Just because they do not have the proper documentation does not mean these women do not have rights in our country. Just like any of the rest of us, they have the right to remain silent when arrested. They are not required to give self-incriminating evidence. They do not have to sign any papers that are put before them. They have a right to have an attorney present. They do not have to let ICE or any other law enforcement inside their home without a warrant. When they said these things on the film it made me think, "Well, these should be obvious!" and yet, since they're undocumented and scared, it wasn't obvious, even to me. So just by sharing these simple rights, I would imagine life would seem a little safer and less fear-inducing.
Another important thing that was brought up at the session was that we think about the supposed difference between civil and criminal law in our country. When one breaks a civil law, there may be a fine and one may have to appear in court (e.g., traffic court). But unless one commits a criminal offense, one does not end up in jail. Immigration violations are supposed to fit in this category. Not having a green card is not a criminal offense--and yet these women were handcuffed and taken to a detention center. Their families didn't know where they had gone for a while. After their release, many of the women were required to wear an electronic ankle bracelet so that immigration authorities could know their whereabouts at all times, and they were confined to specific geographical areas. Maybe we'd have fewer traffic violations if we treated people this way for speeding, but unless we're willing to undergo that kind of treatment for a similar offense, this way of treating people is actually illegal, not to mention unjust.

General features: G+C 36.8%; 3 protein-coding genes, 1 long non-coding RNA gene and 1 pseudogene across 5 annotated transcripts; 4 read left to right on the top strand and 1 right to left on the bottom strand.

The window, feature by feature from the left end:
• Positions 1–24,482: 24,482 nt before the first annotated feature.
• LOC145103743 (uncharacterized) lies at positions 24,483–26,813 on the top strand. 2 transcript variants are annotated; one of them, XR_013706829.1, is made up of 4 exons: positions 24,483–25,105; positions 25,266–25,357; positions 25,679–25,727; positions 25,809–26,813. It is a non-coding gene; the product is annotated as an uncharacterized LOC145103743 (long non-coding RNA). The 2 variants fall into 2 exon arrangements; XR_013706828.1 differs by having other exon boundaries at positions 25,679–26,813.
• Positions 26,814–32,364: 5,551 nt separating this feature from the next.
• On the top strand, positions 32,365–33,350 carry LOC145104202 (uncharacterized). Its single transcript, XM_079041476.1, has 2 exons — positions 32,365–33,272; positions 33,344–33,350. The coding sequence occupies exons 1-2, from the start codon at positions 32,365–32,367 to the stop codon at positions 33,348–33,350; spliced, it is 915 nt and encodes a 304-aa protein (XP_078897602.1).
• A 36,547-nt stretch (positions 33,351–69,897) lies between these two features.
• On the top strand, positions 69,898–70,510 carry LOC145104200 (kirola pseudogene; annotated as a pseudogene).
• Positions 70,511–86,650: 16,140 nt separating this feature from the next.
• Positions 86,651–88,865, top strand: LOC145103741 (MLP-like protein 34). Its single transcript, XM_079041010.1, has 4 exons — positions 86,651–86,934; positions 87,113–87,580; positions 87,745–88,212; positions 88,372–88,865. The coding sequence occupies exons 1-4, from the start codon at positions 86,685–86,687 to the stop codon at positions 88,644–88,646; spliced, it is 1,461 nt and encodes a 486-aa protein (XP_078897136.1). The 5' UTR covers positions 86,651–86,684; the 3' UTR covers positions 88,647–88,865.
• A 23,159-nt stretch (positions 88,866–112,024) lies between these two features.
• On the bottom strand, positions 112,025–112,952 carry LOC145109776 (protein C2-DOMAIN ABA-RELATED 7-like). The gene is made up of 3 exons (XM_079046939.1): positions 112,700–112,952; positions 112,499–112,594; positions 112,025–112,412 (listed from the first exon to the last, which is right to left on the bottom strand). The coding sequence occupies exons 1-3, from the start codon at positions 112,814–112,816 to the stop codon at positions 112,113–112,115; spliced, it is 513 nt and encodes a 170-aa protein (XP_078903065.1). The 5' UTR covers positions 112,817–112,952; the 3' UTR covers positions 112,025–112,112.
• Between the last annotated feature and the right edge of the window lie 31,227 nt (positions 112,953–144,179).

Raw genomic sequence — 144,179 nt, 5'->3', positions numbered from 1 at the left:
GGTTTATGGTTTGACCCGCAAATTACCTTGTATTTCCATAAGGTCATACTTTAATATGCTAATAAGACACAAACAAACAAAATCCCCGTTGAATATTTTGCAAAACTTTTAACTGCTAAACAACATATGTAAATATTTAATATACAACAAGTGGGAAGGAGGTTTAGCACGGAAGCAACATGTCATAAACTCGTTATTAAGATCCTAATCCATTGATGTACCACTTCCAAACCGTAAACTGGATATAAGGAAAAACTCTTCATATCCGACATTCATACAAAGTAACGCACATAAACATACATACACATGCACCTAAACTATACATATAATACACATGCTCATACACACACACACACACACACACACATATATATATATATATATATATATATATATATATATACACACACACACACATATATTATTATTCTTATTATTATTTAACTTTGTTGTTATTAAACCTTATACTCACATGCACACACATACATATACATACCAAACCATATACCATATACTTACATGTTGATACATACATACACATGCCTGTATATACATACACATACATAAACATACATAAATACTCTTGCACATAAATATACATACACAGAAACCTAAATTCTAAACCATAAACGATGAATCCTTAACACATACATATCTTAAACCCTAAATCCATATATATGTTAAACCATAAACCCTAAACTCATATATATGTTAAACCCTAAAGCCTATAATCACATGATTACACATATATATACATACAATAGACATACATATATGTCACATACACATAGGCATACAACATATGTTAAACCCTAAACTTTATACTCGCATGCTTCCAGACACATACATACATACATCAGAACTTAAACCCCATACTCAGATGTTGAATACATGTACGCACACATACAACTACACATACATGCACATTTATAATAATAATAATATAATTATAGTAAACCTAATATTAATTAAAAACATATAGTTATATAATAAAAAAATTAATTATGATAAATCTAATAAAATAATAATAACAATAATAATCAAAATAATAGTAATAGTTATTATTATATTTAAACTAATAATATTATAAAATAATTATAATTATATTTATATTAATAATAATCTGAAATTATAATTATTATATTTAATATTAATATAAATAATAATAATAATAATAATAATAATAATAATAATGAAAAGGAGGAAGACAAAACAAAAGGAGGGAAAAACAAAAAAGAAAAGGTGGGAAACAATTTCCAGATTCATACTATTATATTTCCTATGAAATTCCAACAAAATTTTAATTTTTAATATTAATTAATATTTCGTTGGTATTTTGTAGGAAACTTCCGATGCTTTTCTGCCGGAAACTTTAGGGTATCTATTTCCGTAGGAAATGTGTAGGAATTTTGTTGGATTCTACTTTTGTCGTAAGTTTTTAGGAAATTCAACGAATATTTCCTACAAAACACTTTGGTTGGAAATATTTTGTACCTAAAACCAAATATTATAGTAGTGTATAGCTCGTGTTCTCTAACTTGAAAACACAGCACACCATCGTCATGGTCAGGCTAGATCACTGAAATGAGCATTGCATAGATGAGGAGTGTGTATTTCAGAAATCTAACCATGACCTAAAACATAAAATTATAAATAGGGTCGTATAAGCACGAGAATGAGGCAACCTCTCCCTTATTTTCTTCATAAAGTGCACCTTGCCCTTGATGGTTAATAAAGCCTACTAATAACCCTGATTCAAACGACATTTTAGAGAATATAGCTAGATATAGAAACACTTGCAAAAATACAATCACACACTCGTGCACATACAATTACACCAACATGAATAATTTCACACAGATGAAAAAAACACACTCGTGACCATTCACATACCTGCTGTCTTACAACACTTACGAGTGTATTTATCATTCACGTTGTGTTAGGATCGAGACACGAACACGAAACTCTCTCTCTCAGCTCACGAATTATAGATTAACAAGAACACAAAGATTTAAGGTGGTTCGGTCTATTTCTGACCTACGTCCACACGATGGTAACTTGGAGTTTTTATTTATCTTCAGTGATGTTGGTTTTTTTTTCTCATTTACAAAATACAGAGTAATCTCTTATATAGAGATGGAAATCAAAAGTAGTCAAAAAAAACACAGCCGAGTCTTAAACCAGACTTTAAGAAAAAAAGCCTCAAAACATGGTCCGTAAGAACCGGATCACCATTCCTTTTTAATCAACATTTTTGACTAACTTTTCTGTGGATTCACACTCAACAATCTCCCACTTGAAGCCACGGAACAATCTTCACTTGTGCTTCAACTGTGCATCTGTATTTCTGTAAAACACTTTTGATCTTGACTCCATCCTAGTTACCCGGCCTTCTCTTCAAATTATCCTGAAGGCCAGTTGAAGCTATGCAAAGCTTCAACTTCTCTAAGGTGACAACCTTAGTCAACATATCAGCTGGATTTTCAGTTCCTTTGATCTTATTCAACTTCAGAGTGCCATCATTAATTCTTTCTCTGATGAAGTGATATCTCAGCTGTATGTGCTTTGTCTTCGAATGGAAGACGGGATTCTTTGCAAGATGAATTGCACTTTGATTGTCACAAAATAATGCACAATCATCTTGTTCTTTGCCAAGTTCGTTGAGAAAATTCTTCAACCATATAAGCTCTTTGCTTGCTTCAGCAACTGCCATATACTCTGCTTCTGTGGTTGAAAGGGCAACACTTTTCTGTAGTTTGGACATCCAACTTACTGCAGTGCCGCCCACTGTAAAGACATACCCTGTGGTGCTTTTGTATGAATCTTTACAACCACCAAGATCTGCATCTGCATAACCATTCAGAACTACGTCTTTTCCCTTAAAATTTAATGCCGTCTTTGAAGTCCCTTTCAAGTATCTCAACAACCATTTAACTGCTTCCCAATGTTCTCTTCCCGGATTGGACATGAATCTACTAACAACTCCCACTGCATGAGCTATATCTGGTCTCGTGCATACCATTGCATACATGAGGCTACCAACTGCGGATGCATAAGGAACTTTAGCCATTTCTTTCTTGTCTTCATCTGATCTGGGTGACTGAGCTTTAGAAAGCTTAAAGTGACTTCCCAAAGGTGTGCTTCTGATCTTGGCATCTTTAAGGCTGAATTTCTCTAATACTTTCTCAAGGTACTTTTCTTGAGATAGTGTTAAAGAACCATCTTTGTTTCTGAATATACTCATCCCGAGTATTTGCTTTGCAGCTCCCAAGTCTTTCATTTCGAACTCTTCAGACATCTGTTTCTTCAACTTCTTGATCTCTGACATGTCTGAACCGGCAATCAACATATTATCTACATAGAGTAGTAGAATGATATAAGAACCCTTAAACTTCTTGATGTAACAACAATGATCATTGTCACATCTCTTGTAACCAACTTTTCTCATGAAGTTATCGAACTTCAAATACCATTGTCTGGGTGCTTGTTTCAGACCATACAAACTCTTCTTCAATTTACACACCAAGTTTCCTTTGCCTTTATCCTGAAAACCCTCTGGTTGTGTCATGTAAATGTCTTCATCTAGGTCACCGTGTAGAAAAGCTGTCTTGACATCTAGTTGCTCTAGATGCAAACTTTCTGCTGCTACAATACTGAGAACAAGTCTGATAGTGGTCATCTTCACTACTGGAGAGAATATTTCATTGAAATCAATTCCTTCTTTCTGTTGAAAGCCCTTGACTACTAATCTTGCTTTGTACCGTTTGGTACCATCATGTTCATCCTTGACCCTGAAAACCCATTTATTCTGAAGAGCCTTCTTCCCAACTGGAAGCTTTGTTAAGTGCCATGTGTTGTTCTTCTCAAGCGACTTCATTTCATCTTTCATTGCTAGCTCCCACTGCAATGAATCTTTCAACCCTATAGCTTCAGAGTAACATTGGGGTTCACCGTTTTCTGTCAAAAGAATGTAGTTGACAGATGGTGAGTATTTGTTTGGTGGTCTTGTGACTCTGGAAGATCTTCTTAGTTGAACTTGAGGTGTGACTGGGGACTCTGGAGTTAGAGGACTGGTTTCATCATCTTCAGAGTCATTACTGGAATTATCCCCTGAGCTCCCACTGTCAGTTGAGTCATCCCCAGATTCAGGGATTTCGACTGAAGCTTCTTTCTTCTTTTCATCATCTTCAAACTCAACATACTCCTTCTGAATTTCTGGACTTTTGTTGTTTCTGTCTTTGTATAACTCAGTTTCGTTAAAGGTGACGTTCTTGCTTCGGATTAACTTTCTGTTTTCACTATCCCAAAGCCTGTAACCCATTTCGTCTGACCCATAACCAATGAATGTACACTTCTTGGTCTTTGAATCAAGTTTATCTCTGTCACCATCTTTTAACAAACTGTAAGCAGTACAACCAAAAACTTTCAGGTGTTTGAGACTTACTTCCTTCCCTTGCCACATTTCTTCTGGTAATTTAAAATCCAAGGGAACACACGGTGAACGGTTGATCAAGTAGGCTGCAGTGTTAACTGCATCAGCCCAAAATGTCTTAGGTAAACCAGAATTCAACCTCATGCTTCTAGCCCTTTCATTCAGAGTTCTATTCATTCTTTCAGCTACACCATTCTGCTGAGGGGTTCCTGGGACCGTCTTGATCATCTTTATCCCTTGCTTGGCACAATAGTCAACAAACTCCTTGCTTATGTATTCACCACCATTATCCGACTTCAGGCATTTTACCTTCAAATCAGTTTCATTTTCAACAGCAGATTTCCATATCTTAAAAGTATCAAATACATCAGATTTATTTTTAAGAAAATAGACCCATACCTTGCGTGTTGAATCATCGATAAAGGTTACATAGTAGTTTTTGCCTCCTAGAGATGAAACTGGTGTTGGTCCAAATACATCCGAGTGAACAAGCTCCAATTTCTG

These women were mostly mothers, just trying to make enough of a living to feed and house their families. They moved here not because they wanted to live a life of fear from being undocumented, but because they didn't have much of a choice. They could stay in their countries and starve or live in an area that was war-torn and dangerous. Some were kicked off their family's traditional land so that it could be mined or clear cut (or both). What could they do besides come to a place where there was a chance their children would be educated and they could find a job?
How is this so different from most of our ancestors? Have not generations of immigrants--our ancestors included (unless you're Native American)--come to the United States for the same reasons? Why should our laws shut them out now and make it so difficult to be a properly-documented immigrant?
And for those who say immigrants are coming and taking "our" jobs, to me this is a farcical point. Most people who have grown up here in the United States don't want to do jobs like these people are doing. We don't want to do day-laborer jobs; we don't want to nanny people's kids or chop fruit all day or clean hotels all night; we don't want to pick entire crops of strawberries or grapes. Because of our pride and sense of entitlement, we actually need immigrants. I'd like to see what we would do if all the undocumented immigrants just left, or refused to work for a while, and see what happened to our economy and the luxuries we take in stride as "normal."
There's my rant for the evening--more to come after tomorrow's sessions.